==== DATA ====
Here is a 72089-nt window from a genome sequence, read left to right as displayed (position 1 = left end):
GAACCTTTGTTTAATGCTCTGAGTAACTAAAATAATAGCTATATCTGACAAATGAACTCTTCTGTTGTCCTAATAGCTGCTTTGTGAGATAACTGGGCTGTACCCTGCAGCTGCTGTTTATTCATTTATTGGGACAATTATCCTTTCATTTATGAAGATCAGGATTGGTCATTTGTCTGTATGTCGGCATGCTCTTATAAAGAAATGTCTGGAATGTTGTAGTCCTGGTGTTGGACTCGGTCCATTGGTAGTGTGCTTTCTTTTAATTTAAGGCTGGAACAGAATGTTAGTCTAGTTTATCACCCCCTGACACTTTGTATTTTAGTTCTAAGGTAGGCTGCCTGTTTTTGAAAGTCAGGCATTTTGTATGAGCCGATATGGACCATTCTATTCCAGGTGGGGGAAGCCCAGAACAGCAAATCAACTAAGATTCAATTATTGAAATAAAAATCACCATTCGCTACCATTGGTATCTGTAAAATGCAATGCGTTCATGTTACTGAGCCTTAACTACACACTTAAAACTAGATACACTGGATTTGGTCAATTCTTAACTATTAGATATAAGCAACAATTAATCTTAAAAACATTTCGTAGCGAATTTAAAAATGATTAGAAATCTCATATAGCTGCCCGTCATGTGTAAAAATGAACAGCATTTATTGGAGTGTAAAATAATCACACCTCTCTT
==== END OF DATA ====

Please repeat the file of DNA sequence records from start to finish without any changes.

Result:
Here is a 72089-nt window from a genome sequence, read left to right as displayed (position 1 = left end):
GAACCTTTGTTTAATGCTCTGAGTAACTAAAATAATAGCTATATCTGACAAATGAACTCTTCTGTTGTCCTAATAGCTGCTTTGTGAGATAACTGGGCTGTACCCTGCAGCTGCTGTTTATTCATTTATTGGGACAATTATCCTTTCATTTATGAAGATCAGGATTGGTCATTTGTCTGTATGTCGGCATGCTCTTATAAAGAAATGTCTGGAATGTTGTAGTCCTGGTGTTGGACTCGGTCCATTGGTAGTGTGCTTTCTTTTAATTTAAGGCTGGAACAGAATGTTAGTCTAGTTTATCACCCCCTGACACTTTGTATTTTAGTTCTAAGGTAGGCTGCCTGTTTTTGAAAGTCAGGCATTTTGTATGAGCCGATATGGACCATTCTATTCCAGGTGGGGGAAGCCCAGAACAGCAAATCAACTAAGATTCAATTATTGAAATAAAAATCACCATTCGCTACCATTGGTATCTGTAAAATGCAATGCGTTCATGTTACTGAGCCTTAACTACACACTTAAAACTAGATACACTGGATTTGGTCAATTCTTAACTATTAGATATAAGCAACAATTAATCTTAAAAACATTTCGTAGCGAATTTAAAAATGATTAGAAATCTCATATAGCTGCCCGTCATGTGTAAAAATGAACAGCATTTATTGGAGTGTAAAATAATCACACCTCTCTT